ORLANDO, Fla. - A Marion County woman claims 50 minutes at the ER for a minor injury turned into a $5,000 bill. She called Action 9 consumer investigator Todd Ulrich, who got results and investigates the common mistake that can inflate medical bills.
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“Here are the codes,” said Linda Caldwell as she showed Ulrich her medical bill.
Caldwell refused to give up after a local hospital charged thousands to treat her husband's minor cut. She took her husband to the Quick Care Center at Ocala Health in West Marion County. The couple didn’t spend much time there.
“How long were you there?” Ulrich asked.
“Forty-five to 50 minutes,” Caldwell said.
“How many stitches?” Ulrich asked.
“Four tiny stitches,” she responded.
Caldwell said the ER and doctor's bills totaled $5,000. She suspected something was wrong.
“I knew to ask for an itemized statement,” Caldwell said.
That's how she uncovered the medical code. Her husband was billed for a level three emergency which meant extensive decision making or a specialist was involved.
“Did anyone treat this as a high-level emergency?” Ulrich asked.
“No, absolutely not,” Caldwell replied. “No X-rays. No lab work. No specialist.” She felt that code inflated the bill from hundreds to thousands.
Caldwell said she disputed the charges with the hospital, her insurance company, and state regulators. They're response left her feeling ignored.
She said the hospital lowered the bill some but denied any error.
IN JUST MINUTES... A local family's trip to the emergency room for a minor cut ended up costing them thousands of dollars! @TUlrichWFTV gets answers and reveals the common billing mistake that can cost you, TODAY at 5:45 on #wftv.@GWarmothWFTV @MarthaSugalski pic.twitter.com/PUVteQVEYT— WFTV Channel 9 (@WFTV) January 14, 2019
Caldwell contacted Action 9 and Ulrich sent a letter to Ocala Health. Within a month the ER and doctor bills were lowered. What started at $5,000 dropped to $800.
“Got a letter from the hospital that said we made a mistake,” Caldwell said.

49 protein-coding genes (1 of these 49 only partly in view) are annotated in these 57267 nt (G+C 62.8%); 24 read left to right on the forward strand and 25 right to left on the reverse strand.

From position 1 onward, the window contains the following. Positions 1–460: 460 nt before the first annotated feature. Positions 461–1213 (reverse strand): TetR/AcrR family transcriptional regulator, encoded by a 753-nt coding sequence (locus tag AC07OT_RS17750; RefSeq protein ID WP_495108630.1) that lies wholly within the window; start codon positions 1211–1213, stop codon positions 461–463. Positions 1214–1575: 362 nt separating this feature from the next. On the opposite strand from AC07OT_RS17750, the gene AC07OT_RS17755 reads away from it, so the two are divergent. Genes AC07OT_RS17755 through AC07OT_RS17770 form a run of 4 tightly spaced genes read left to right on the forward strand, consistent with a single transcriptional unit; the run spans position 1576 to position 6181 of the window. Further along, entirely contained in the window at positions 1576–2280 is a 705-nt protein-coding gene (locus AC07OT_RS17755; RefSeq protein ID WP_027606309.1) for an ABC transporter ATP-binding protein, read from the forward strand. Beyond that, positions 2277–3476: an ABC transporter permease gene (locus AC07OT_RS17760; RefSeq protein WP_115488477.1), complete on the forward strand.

“Your new code was what?” Ulrich asked.
“Level one,” Caldwell replied.
Consumer experts said medical codes determine billing and the wrong ones can be costly.
“I think our responsibility is to know there are different levels and to know to question the bill,” said Teresa Brown, a medical cost expert with Medliminal.
Ocala Health apologized for the Caldwell's hospital billing experience and said that was not typical.
“Once they got your letter it was like a magic wand,” Caldwell said.
Ocala Health told Action 9 that billing can be confusing and its patient services team can help.
Caldwell also blamed the insurance company for not responding. She said that left them unsure how big their share of the bill would be.
Medical code definitions can be found online, which could help patients better understand their billing.
Ocala Health response:
We understand healthcare bills can be confusing at times. To help patients understand the billing process, we provide resources on our website and have a Patient Financial Services team to assist. Another important resource for consumers is their insurance provider since insurance coverage typically plays a significant role in determining a patient’s out-of-pocket expenses. If any consumers have questions about the billing process, they can visit our website at ocalahealthsystem.com to get connected with our team.
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